Of course, since you're not making a serious attempt to figure out what's going on, you're not studying things like this.

  3. Economics has become nearly useless in the political arena imho. Politics picks simply the economic theory that is convenient. Which means the possibility of failure will be 50%ish (read huge and a very rough estimate on basis that there are 2 theories one correct one incorrect). And every failure is a nail to the coffin of the credibility of economics. Made even worse by the fact that the expectations of the man in the street about 'the economy' are probably 'overrosy'.
    Politicians can get away with this because the people that have to 'judge' them, donot have a clue about the subject matter and/or policies are seen as a political standpoint anyway.

    Economist as a profession do simply a horrible job in selling it to the public. They could as well have talked Chinese in many cases.

    Leaves the monetary policy which is largely on expert level. However for how long remains to be seen. With no policies properly working at the moment it could move either way. Draghi-ish more power for CBs, but more likely imho is Abeish. And it could be different from country to country. At the end of the day when things not work politicians will be electionbox liable. It is hard to see if ECB policies lead to a relatively high inflation in Germany say 4-5% (to compensate for deflation somewhere else) that the German government would not be sent home at the first election. They know that so will want to keep grip on the issue.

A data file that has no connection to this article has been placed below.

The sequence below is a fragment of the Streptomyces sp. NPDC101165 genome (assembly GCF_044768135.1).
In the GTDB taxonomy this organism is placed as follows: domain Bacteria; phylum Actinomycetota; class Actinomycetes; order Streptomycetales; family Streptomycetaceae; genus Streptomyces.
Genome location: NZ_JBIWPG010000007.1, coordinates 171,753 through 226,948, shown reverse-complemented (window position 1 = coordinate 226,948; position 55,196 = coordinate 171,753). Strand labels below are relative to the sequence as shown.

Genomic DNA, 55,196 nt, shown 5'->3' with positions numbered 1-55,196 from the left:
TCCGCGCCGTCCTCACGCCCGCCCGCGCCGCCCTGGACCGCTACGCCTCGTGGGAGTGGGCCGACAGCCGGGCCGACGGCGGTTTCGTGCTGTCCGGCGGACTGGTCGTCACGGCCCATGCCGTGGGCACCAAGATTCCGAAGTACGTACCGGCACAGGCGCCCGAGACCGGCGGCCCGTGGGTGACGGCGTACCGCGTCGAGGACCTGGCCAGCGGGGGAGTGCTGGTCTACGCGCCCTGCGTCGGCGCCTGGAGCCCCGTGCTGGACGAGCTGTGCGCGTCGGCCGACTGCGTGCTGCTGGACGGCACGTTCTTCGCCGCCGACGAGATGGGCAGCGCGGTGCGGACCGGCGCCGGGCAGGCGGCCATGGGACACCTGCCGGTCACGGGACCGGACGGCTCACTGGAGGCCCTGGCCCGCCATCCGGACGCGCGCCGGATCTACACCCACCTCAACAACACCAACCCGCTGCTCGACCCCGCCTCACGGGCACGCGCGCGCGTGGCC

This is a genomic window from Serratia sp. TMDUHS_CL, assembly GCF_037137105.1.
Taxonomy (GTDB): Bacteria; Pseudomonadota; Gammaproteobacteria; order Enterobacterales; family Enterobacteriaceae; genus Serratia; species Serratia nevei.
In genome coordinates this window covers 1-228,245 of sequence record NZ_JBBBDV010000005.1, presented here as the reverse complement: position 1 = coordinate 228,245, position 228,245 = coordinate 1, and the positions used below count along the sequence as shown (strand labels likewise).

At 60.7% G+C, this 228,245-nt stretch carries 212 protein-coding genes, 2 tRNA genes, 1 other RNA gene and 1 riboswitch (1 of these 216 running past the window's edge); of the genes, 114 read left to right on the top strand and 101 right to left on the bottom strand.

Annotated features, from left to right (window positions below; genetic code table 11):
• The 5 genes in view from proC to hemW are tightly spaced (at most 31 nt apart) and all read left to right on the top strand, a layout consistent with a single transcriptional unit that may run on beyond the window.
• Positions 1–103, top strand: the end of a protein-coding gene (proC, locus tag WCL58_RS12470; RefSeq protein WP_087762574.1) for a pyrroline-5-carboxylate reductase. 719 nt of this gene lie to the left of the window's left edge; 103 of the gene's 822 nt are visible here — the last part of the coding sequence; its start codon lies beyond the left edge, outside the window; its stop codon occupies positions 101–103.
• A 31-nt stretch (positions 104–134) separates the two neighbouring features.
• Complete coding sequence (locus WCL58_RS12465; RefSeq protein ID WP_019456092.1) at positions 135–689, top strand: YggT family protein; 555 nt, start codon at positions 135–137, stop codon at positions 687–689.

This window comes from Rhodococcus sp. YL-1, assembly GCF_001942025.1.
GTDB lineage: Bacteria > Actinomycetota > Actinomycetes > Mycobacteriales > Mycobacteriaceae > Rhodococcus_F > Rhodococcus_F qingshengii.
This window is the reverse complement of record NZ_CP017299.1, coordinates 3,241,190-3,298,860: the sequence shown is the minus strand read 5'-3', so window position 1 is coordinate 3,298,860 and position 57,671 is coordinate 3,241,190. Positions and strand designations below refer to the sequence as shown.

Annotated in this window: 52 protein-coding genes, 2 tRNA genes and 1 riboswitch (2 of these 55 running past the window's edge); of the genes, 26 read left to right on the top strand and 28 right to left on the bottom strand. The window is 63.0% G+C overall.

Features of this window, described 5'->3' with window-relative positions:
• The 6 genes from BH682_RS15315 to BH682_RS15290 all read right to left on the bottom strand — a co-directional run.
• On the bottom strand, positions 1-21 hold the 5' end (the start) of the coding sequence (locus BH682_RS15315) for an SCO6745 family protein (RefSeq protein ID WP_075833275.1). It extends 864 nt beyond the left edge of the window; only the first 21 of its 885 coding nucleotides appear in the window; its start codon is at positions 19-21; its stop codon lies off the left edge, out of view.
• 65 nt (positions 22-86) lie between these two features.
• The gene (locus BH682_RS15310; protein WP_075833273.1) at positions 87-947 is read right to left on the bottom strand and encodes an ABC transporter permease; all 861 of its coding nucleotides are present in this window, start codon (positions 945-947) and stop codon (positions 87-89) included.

Where do economists go wrong. Simply by missing most of the politics and other relevant factors that are playing and often donot fit in economic models so the first reaction is ignore it.
    Just some example where things went wrong:

  4. Some examples.
    -In the Euro austerity/stimulus discussion it was complete ignored by many that the EZ cannot be seen as one country. They are more 17 seperate countries than one. Inconvenient sure, but very relevant as well. Any solution that de facto leads to some transfer from one to another is therefor extremely difficult to sell.